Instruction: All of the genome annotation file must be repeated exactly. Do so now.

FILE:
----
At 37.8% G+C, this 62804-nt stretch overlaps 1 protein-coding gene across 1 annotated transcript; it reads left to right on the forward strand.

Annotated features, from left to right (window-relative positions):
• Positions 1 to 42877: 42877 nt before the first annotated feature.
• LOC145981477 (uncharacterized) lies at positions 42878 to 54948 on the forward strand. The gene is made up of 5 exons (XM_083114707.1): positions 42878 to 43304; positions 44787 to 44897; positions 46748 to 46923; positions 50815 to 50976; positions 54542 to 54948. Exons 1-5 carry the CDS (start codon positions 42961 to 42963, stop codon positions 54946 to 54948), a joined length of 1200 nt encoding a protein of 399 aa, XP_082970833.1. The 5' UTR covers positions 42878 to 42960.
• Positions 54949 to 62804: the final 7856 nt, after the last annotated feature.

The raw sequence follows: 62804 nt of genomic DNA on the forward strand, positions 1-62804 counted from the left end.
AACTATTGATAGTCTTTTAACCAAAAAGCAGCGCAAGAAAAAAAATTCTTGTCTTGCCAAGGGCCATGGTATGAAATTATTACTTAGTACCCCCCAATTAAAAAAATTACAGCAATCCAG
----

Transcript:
At 37.8% G+C, this 62804-nt stretch overlaps 1 protein-coding gene across 1 annotated transcript; it reads left to right on the forward strand.

Annotated features, from left to right (window-relative positions):
• Positions 1 to 42877: 42877 nt before the first annotated feature.
• LOC145981477 (uncharacterized) lies at positions 42878 to 54948 on the forward strand. The gene is made up of 5 exons (XM_083114707.1): positions 42878 to 43304; positions 44787 to 44897; positions 46748 to 46923; positions 50815 to 50976; positions 54542 to 54948. Exons 1-5 carry the CDS (start codon positions 42961 to 42963, stop codon positions 54946 to 54948), a joined length of 1200 nt encoding a protein of 399 aa, XP_082970833.1. The 5' UTR covers positions 42878 to 42960.
• Positions 54949 to 62804: the final 7856 nt, after the last annotated feature.

The raw sequence follows: 62804 nt of genomic DNA on the forward strand, positions 1-62804 counted from the left end.
AACTATTGATAGTCTTTTAACCAAAAAGCAGCGCAAGAAAAAAAATTCTTGTCTTGCCAAGGGCCATGGTATGAAATTATTACTTAGTACCCCCCAATTAAAAAAATTACAGCAATCCAG